Retraction, reduction, realignment, oh my. Even before the current economic downturn, airlines experienced particular and marked challenges, from fuel costs to labor disputes to achieving critical mass on flight capacities. Many of the larger airlines have turned to mergers and strategic partnerships – Delta-Northwest-KLM and United-Continental, notably – to keep costs grounded and passengers in the air.
Some smaller airlines, which can be even more vulnerable to the same pressures faced by the big boys, are turning their attention to specialized leisure routes and partnering with hotels and resorts at the destinations to create convenient, cost-effective packages for consumers and a niche in the market for themselves.
Considering the decision by Delta beginning in 2006 to greatly reduce service at Memphis and Cincinnati-Northern Kentucky – two hubs frequently utilized by flights from Kentucky – the market’s offerings have diminished, leaving commonwealth travelers to make tough choices with fewer options and, often, higher costs.
“What we’re seeing here in terms of airline providers in our marketplace is, generally speaking, what’s going on around the country and that’s generally a retraction or retrenchment of providing seats going out into the first and second quarters of next year,” said Skip Miller, executive director of Louisville International Airport. “The airlines have taken a very conservative approach to the inventory they’re putting out there for the first six months of 2012.”
Seven mainline carriers serve Louisville, and several regionals have “codeshare” agreements allowing them to sell seats on those carriers’ flights. They will fly fewer jets into and out of Louisville next year.
“Our market has seen about a 3.7 percent reduction in the coming year,” Miller said. “Many of the competing markets that we measure ourselves against have also seen those same kinds of reductions and even more so.”
There are reductions across the board, but more steady, business-oriented flights tend to be retained, while volatile vacation routes are an easy cut.
A?case in point is the situation at Cincinnati-Northern Kentucky. There have been steep reductions by Delta for six years, going from more than 600 daily flights to fewer than 150, and the demolition of unused concourse and terminal facilities is under consideration. On the brighter side, Travel & Leisure magazine in August rated the airport the safest in the nation based on FAA reports. And Delta just announced additional flights beginning early in 2012 from Cincinnati to Atlanta and to Detroit, as well as flights via Salt Lake City to Portland and a connection to Oakland, following requests for service from the business community.
Business community has influence
Delta’s response to those requests bodes well for the market and is consistent with typical planning for service, according to Miller.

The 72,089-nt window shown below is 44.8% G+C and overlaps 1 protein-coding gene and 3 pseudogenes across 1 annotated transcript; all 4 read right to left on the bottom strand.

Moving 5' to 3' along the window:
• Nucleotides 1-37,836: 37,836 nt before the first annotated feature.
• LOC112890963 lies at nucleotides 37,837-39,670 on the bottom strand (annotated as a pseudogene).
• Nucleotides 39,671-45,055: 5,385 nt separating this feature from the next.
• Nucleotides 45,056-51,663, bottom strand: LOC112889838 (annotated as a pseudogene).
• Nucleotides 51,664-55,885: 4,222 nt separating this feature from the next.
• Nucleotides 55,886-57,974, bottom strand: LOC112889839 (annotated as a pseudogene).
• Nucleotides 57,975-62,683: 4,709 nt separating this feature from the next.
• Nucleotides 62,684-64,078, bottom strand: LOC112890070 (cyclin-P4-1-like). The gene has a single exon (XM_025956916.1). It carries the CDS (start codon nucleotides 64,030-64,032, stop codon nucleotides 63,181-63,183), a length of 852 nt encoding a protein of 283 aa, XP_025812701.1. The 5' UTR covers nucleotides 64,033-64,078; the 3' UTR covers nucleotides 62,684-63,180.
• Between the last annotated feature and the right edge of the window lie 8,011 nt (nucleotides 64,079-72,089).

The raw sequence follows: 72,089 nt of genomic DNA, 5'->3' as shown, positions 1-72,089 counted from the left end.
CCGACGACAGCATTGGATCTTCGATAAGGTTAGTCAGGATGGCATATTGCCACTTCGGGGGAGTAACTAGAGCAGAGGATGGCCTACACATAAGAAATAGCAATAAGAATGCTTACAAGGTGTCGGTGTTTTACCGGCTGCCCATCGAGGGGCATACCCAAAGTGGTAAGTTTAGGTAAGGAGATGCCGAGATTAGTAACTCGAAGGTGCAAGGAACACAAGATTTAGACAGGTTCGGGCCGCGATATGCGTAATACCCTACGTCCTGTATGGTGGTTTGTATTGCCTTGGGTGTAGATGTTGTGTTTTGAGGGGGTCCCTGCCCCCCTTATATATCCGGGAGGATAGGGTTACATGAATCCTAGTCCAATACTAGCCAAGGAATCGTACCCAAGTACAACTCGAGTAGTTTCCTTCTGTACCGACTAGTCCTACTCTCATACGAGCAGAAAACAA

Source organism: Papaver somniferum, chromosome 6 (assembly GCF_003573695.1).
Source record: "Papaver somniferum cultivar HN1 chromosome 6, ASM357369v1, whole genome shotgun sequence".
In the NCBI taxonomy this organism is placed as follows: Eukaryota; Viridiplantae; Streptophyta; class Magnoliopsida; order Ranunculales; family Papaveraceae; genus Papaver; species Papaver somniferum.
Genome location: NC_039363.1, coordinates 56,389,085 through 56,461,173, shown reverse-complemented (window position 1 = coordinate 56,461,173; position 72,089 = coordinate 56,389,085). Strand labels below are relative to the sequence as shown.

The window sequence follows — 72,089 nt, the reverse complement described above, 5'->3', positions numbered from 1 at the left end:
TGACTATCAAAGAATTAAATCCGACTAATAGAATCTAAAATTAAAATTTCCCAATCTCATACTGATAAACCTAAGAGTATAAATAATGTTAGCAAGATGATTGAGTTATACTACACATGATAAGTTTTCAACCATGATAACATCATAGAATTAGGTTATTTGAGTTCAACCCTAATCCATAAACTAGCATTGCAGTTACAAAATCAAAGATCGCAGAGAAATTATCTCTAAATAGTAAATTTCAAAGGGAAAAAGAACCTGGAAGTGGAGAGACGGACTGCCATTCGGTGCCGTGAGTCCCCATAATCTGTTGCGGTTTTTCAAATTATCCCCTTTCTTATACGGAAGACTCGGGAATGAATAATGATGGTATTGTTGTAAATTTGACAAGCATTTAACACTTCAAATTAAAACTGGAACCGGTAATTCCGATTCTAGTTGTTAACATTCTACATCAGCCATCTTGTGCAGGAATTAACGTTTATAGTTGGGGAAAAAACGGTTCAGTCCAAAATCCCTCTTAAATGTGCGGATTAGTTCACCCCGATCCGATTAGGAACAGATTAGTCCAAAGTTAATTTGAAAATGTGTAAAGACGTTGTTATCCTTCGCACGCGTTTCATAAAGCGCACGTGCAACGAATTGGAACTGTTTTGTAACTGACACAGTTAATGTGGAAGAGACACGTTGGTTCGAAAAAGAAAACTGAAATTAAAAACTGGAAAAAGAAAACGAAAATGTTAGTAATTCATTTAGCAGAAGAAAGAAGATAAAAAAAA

“When you’re looking at air service to a community, you have to kind of prioritize what you do, and our first priority is always to make sure that our business community has open and sufficient lines of communication to be able to go anywhere around the country, quickly efficiently and cost competitively,” said Miller, who acknowledges that a diverse offering is still the best way to capture the market. “To have a market with a broad cross-section of all of those carriers is ultimately what you want to have. That’s the best position to be in, and we have all three of those classes of carriers here in Louisville.”
One reason the airport has maintained diverse flight offerings is its partnership with Vision Airlines, which recently announced three new flights from Louisville. The airline started in 1994 as a charter flying tours from Las Vegas to the Grand Canyon and gradually expanded. Last year, leisure travel became a new route focus.
“We look for leisure routes at this point or underserved routes, and then we try to find the right partners in those markets and markets that are responsive,” said Bill Maloney, business development director for Vision. “One of the reasons we put such an emphasis on Louisville is that it didn’t have such great destinations anymore, and Louisville had a lot of people who were paying high fares. So we thought that was a great opportunity.”
Vision’s formula has been slow, steady growth combined with a keen attention to industry details and diversification.
“It was organic growth (from charter to leisure carrier),” Maloney said. “But the nice thing about doing this – as opposed to if we had focused on just one area – is it is a challenging business and it is a changing business, so by being a little bit diversified and by being family owned, we’ve been able to do a lot of things that other airlines have not been able to do.”
Leisure carriers tend toward very specific scheduling tailored to vacation travelers rather than maintaining a schedule of frequent flights for which there often is not enough market support.
“(Leisure carriers) don’t offer multiple flights per day,” Miller said. “In fact, they’ll offer flights to those kinds of markets just several times a week, just one flight a day maybe three or four times a week. It’s very limited; it is very leisure oriented.”
Working the leisure niche